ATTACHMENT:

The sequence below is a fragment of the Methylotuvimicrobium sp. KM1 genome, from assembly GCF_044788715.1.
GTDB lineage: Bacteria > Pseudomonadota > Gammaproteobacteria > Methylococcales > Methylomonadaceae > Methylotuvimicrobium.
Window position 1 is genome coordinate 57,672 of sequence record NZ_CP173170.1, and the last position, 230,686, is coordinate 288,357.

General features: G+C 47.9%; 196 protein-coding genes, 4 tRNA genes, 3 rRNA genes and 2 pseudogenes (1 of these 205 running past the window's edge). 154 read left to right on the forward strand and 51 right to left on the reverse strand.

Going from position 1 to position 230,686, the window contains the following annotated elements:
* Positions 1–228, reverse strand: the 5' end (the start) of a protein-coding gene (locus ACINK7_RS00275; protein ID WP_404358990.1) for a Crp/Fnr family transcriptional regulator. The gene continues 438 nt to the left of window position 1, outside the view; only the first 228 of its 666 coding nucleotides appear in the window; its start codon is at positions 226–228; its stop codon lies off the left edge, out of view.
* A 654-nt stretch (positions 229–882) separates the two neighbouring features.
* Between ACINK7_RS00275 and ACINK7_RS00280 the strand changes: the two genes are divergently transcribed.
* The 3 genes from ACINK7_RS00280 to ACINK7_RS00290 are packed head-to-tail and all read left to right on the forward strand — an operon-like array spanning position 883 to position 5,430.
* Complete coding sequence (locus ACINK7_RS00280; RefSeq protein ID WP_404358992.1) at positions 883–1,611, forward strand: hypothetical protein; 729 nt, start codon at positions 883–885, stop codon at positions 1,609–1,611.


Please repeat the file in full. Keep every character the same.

The sequence below is a fragment of the Methylotuvimicrobium sp. KM1 genome, from assembly GCF_044788715.1.
GTDB lineage: Bacteria > Pseudomonadota > Gammaproteobacteria > Methylococcales > Methylomonadaceae > Methylotuvimicrobium.
Window position 1 is genome coordinate 57,672 of sequence record NZ_CP173170.1, and the last position, 230,686, is coordinate 288,357.

General features: G+C 47.9%; 196 protein-coding genes, 4 tRNA genes, 3 rRNA genes and 2 pseudogenes (1 of these 205 running past the window's edge). 154 read left to right on the forward strand and 51 right to left on the reverse strand.

Going from position 1 to position 230,686, the window contains the following annotated elements:
* Positions 1–228, reverse strand: the 5' end (the start) of a protein-coding gene (locus ACINK7_RS00275; protein ID WP_404358990.1) for a Crp/Fnr family transcriptional regulator. The gene continues 438 nt to the left of window position 1, outside the view; only the first 228 of its 666 coding nucleotides appear in the window; its start codon is at positions 226–228; its stop codon lies off the left edge, out of view.
* A 654-nt stretch (positions 229–882) separates the two neighbouring features.
* Between ACINK7_RS00275 and ACINK7_RS00280 the strand changes: the two genes are divergently transcribed.
* The 3 genes from ACINK7_RS00280 to ACINK7_RS00290 are packed head-to-tail and all read left to right on the forward strand — an operon-like array spanning position 883 to position 5,430.
* Complete coding sequence (locus ACINK7_RS00280; RefSeq protein ID WP_404358992.1) at positions 883–1,611, forward strand: hypothetical protein; 729 nt, start codon at positions 883–885, stop codon at positions 1,609–1,611.